be obtained from the agricultural en
gineering department of the state uni
Former Parishioner Awaits
Pastor With Axe and Gun
Religion as taught by Rev. Mr.
Henderson of the Westminster church.
Eleventh and Grace, was so much
against the liking of F. B. Mautor,
a former parishioner, who lives at
Tenth and Clark, that he decided to
rid the community of the pastor. He
was found waiting for the preacher
last evening near the church with an
axe and a shotgun. The police had
been notified by a telephone call from
a woman in the vicinity. At the
police stition Mantor said that the
pastor had taught his children the
wrong kind of gospel.
(By Dr. Bnrhara)
Chiropractic for Children
Children of all ages usually re
spond very quickly to spinal ad
justments, and every child's spine
should be examined by a compet
If your child is sick, weak or
puny or not properly developed in
any part of the body, there is a
cause, and invariably it is found
in the spine. Do not wait to see
whether or not the child will out
grow it; have its spine palpated
and if necessary adjusted.
Many times a slight spinal
curvature that is unnoticed or
neglected in childhood causes no
trouble until later in life.
It is a proven fact that many
cases of spinal curvature originate
in early life, and as the child
grows older, very often the curva
ture becomes more pronounced,
which means more pressure on
nerves supplying some part of the
body, and it is this pressure that
invariably is the cause of disease,
shutting off the nerve force and
thereby preventing nature from
doing the work it once did when
not interfered with, but will do
again if given free and uninter
rupted transmission of nerve
You owe it to yourself, your
family, your children to investi
gate the science of Chiropractic.
Consultation is free. Adjust
ments are $1.00 at the office; out
side calls $2.00.
Dr. Burhorn, Chiropractor
Cor. teth anal Faraajo Sts.
, Setts 414-41S Rosa Bids.
Phone Dees. 1347.
THE JAGIC CITY
Live Stock National Bank An
nounces Pension System
FRANK LEWIS FUNERAL
Directors of the Live Stock Na-1
tional bank at a board meeting Fri
day donated a substantial "lump" to
the monthly fund that has been ac
cumulating for six months, the mis-'
sion being to grant benefits to all em- j
ployes of the bank. The move has j
been a popular one not only with eni-i
ployes but with depositors also. j
The benefits obtained are in the i
shape of pensions which are received 1
at the age of 60 years after twenty I
vears of service with the institution. I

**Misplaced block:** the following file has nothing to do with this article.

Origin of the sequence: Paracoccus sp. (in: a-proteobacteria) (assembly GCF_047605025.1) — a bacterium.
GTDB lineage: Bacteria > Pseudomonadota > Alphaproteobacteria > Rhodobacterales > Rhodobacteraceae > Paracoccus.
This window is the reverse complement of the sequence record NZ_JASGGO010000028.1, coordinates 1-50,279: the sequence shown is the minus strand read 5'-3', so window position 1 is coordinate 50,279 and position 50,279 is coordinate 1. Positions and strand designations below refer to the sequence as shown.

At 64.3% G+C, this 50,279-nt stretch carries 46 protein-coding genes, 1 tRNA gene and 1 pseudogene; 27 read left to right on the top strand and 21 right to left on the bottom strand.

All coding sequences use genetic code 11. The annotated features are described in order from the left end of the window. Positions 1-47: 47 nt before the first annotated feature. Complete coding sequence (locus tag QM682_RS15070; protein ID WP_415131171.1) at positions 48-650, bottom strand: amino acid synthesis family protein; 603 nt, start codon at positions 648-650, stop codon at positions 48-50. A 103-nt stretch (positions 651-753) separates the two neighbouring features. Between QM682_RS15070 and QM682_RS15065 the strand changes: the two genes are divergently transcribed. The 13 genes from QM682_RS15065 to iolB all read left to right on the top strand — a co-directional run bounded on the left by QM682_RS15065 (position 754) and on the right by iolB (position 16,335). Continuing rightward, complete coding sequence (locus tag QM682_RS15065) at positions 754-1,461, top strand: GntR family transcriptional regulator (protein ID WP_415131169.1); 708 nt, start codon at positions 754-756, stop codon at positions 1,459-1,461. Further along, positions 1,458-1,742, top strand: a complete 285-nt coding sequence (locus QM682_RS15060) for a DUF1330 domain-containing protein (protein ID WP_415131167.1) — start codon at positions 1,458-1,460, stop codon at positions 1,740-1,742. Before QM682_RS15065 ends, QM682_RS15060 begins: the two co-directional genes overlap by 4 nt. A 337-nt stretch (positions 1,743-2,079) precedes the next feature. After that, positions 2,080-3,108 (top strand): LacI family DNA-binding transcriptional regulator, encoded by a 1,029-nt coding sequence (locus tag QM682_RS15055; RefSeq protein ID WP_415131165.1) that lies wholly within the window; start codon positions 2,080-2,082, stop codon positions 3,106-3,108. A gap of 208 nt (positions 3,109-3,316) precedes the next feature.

Under certain conditions pensions !
may also be given in the case of re-!
tirenient on account of sickness or to j
the widows and children of the de-1
ceased employes. President L. M. I
Lord made the announcement of the
Funeral of Prank Lewis.
The funeral of Frank Parker Lewis,
old time exchange member, will be
held this afternoon at 2 o'clock at the
home 4813 Davenport street.' A male
quartet, composed of members of the
choir of the Grace Methodist church,
and who are members of the yards
and commission firms will sing. The
four mem are: E. P. Baker, A. H.
Thompson, B. S. Badger and Byron
Bee Hive Lodge, No. 184, Ancient
Free and Accepted Masons will con
duct Masonic services at the grave.
Mr. Lewis was also a member of Dia
mond Lodge, No. 422 of Vail, la., but
the funeral services are being con
ducted by the local lodge to which
Stockmen to Shelton.
Twenty-five representatives of the
local sheep commission firms, the rail
roads and the stock exchange left at
midnight last evening bound for
Shelton in Buffalo county where fes
tivities of a state-wide character are
being held today and this evening.
The entertainment has been in the
minds of Shelton citizens for a half
Railroad representatives from Oma
ha, Grand Island, North Platte and
other Nebraska towns will be present.
The center of the glee will be at the
Kedongton hotel according to the ad
vance program. The Adams Saxo
phone orchestra of Omaha will be on
hand to deliver up music while Prof.
Howard Gramlich of the State Uni
versity farm will speak with others.
Mrs. Kate Murphy Dead.
Mrs. Kate Murphy, aged 50 years,
died at her home, 2619 C street, Fri